As the U.S. Secret Service sought greater diversity in its ranks, the agency lowered its standards, former agent Dan Bongino says in a new book on the inner workings of the government agency assigned to protect the President of the United States. This accusation has led to a war of words between the former agent and the agency he used to work for.
The lowering of standards has been ongoing since at least “the early 2000s,” according to the book.
“Sadly, and for many years, the Secret Service has been sacrificing mission-readiness at the altar of political correctness,” Bongino writes in “Protecting The President: An Inside Account of the Troubled Secret Service in an Era of Evolving Threats,” out Tuesday.
Bongino worked for the Secret Service from 1999 to 2011. He has since run for the U.S. Senate, and twice for the U.S. House. He was an instructor at a training academy from 2002 until 2006, when he became part of the U.S. Presidential Protection Division.
“The Secret Service’s attachment to quota-based hiring was so intense that they hired applicants for the special agent and Uniformed Division officer positions that could barely meet basic physical fitness standards upon their commission as agents or officers,” the book contends.
Bongino’s insider account cites recent security breaches at the White House as the fault of the agency’s hiring practices.
“If you are a Secret Service special agent or an officer, and you are on duty when a catastrophic assault occurs on the White House grounds, or when an attack on the president occurs, and you’re the one closest to the president when he trip and fall in the evacuation and you can’t muster the physical strength to life him and carry him to safety, then it’s not your fault,” Bongino writes. “This is the Secret Service’s fault for hiring someone so completely incapable of carrying out its most basic mission requirements.”
Bongino writes, “As a Secret Service recruiter, a background investigator, and agent, and an instructor for the Secret Service training academy, I saw the hiring process from inception to swearing-in.”
The book goes on to give examples of standards being shunned when it was politically correct to do so.
“Halfway through my tenure as am instructor in the training academy,” Bongino continues, “I was told by an upper-level manager assigned to the academy that one student, who was having extreme difficulty meeting performance standards on any of the physical or tactical exercises, was to be ‘left alone’ because the trainee ‘knew the system.’ This manager was referring to the Equal Employment Opportunity complaint system.”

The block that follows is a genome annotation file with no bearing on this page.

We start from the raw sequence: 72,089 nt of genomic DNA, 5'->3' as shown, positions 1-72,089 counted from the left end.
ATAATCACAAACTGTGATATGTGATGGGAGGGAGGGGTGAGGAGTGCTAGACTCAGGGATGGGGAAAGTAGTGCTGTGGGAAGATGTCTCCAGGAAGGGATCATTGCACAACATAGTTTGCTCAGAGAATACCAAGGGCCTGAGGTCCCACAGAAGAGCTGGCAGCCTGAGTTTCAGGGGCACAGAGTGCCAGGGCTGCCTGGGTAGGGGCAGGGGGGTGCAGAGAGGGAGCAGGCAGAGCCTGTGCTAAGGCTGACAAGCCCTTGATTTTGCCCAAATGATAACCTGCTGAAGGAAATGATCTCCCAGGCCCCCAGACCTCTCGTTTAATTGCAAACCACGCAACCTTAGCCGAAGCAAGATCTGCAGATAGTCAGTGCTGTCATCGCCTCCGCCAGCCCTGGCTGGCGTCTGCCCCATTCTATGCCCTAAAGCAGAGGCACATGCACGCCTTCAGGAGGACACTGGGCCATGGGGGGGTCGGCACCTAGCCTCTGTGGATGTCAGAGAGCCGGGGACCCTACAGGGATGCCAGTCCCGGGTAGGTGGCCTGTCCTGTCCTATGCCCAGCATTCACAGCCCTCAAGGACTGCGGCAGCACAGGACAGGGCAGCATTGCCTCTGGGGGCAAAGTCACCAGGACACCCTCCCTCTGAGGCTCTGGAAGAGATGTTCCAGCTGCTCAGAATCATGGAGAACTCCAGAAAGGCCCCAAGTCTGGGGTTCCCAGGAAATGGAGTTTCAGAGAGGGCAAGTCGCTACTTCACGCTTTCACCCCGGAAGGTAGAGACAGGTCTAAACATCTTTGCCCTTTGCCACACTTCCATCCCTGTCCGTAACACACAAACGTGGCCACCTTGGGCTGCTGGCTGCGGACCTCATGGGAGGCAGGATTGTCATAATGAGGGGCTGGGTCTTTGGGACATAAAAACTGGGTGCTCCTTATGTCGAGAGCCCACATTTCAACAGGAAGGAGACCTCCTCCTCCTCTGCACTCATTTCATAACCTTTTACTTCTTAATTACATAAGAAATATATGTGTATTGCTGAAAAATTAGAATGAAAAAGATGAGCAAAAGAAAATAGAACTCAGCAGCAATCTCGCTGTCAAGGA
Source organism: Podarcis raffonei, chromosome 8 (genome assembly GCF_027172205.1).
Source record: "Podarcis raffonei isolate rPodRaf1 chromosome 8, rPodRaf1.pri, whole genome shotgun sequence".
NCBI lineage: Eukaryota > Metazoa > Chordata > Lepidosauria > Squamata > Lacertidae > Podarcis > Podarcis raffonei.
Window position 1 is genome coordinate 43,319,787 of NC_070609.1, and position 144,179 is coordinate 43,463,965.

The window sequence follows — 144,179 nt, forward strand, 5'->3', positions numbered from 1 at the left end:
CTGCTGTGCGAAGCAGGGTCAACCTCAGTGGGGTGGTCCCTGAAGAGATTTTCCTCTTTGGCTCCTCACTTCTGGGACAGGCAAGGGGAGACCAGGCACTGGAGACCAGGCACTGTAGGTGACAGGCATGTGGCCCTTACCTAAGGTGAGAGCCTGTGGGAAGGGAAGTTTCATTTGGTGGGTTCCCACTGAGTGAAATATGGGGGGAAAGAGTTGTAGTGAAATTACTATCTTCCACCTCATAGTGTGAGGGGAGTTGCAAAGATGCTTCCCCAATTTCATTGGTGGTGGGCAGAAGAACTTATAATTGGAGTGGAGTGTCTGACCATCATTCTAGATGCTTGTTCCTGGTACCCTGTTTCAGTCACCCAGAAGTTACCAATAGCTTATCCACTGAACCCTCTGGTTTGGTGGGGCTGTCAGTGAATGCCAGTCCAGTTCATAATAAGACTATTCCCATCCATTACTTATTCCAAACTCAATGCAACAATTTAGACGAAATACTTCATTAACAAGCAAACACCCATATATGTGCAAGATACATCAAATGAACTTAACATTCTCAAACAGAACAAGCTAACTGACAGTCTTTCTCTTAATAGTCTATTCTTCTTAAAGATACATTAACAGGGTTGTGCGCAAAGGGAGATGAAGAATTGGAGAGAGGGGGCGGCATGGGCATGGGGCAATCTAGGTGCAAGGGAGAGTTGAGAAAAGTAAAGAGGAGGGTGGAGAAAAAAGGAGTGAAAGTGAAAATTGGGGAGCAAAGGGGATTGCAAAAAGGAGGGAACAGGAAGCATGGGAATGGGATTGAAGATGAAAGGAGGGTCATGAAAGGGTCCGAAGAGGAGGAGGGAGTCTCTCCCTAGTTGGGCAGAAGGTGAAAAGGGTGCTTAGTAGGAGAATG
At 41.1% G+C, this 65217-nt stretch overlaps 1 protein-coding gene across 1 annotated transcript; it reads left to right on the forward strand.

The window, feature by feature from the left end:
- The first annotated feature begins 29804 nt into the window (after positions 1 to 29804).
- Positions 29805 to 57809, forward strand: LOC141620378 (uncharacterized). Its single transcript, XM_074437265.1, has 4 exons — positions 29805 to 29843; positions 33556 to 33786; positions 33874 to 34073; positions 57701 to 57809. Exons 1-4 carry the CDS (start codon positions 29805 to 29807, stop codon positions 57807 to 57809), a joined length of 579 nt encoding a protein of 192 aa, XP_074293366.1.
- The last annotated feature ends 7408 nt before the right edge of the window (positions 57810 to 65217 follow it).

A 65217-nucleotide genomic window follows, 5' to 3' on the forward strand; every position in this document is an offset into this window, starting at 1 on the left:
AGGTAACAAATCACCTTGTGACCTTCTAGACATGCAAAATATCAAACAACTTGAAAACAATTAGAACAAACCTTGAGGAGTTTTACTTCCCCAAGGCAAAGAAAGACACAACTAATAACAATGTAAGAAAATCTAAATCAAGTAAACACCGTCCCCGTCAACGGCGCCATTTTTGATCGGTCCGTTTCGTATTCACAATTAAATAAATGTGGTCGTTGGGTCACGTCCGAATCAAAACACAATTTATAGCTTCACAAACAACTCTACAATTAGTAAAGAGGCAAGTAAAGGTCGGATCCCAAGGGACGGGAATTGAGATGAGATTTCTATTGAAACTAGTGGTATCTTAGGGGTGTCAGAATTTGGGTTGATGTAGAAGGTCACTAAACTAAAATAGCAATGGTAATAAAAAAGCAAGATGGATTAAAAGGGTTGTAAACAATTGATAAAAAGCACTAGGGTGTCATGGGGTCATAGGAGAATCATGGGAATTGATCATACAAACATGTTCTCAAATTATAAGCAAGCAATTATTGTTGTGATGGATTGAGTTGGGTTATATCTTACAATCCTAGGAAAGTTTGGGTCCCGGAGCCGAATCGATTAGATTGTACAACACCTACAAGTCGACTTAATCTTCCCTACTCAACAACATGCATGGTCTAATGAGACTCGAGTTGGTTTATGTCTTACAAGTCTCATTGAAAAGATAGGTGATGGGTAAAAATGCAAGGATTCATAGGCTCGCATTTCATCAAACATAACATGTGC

Sensing this would be a sensitive topic, Bongino addresses his apprehension of discussing the subject in the book. He writes he hesitated to include this information in his book “because whenever someone mentions the term ‘diversity’ and discusses the real-world implications of applying such a loosely defined term to a specific job description, he or she runs the severe risk of character assassination by extreme partisan actors who don’t care a bit about the real-world ramifications of their ideological crusades.”
Bongino says he is not alone in his observations.
He writes, “if rank-and-file agents were given the opportunity to speak about the impact of the Secret Series of this obsession with racial and gender quotas without fear of retribution, many of them would tell a troubling tale. I know this because I lived it, and I spoke with agents during my career from different races and genders who felt that this problem was destructive to agency morale.”
The book is also a detailed explanation of how agents protect their assignments from all manner of threats. It also includes an exploration of Hillary Clinton’s treatment of agents in her protection detail on the day she collapsed during the 2016 campaign, and warns about how the agency is spread too thin, leading to mass attrition and low morale.
The Secret Service strongly disputes Bongino’s description of their hiring practices.
“Mr. Bongino earned his right to his opinions about the Secret Service, however his opinions are not supported by the facts,” the Secret Service told The Daily Caller in a statement. “The Secret Service is engaged in a robust hiring campaign to recruit the best qualified workforce and fully supports diversity within our organization.”
“Secret Service recruits are subjected to rigorous physical fitness standards which must be met prior to their commissioning. Employees are also tested on their physical fitness on a quarterly basis throughout their careers,” the agency said.
“Mr. Bongino’s opinion brings discredit upon the men and women he claims to fully support.”
Reached for comment, Bongino told The Daily Caller, “Brings discredit? I was there, I saw what happened and I left names and embarrassing details out to avoid additional embarrassment to the managers involved. I suggest they seriously rethink their PR strategy here and focus on fixing the problem both I, and others, have highlighted. The Secret Service belongs to the tax payers, not the managers.”
Editor’s note: The article has been corrected to remove a line saying the lowering of standards continues “to this day.”